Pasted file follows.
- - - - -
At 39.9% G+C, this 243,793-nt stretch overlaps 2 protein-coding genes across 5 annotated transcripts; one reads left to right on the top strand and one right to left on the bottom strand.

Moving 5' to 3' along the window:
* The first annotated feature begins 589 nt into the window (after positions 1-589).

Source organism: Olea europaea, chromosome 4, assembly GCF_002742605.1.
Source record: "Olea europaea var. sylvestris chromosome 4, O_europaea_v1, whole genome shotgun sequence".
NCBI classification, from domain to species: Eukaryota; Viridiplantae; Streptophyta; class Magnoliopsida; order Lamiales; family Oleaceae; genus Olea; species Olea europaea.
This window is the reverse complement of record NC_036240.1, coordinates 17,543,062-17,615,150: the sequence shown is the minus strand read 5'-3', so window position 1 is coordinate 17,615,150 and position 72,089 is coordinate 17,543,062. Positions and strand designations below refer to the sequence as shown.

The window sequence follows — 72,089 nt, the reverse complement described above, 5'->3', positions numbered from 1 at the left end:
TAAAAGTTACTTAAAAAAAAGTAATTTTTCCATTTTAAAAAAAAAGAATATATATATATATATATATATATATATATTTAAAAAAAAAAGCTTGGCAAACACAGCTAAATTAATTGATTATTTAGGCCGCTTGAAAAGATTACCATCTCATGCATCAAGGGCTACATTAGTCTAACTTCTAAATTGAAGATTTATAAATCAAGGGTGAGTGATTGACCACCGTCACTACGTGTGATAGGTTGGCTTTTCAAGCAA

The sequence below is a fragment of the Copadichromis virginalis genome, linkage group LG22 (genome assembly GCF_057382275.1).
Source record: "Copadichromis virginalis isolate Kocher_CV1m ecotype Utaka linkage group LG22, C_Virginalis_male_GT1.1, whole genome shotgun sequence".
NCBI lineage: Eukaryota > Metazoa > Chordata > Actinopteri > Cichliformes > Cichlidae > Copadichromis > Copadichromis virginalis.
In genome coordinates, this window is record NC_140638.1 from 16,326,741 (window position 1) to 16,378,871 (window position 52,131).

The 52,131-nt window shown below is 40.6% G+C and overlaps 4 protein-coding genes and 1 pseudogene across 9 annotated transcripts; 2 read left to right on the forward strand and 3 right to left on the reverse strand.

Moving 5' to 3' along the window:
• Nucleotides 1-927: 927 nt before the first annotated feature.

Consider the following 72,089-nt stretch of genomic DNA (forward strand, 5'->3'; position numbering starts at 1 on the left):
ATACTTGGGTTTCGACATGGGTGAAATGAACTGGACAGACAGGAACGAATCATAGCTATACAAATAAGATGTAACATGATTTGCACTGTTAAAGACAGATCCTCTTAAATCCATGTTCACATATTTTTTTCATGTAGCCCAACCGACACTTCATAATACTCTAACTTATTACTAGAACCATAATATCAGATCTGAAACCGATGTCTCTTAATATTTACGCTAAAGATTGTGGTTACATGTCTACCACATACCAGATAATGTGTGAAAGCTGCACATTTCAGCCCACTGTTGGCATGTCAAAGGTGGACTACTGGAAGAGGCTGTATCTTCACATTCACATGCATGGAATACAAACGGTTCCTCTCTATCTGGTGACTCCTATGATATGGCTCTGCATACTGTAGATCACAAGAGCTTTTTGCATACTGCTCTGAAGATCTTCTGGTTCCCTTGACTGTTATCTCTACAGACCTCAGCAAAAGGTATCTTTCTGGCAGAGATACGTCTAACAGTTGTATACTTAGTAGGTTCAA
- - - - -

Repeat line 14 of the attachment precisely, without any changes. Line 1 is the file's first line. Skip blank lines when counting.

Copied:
The 52,131-nt window shown below is 40.6% G+C and overlaps 4 protein-coding genes and 1 pseudogene across 9 annotated transcripts; 2 read left to right on the forward strand and 3 right to left on the reverse strand.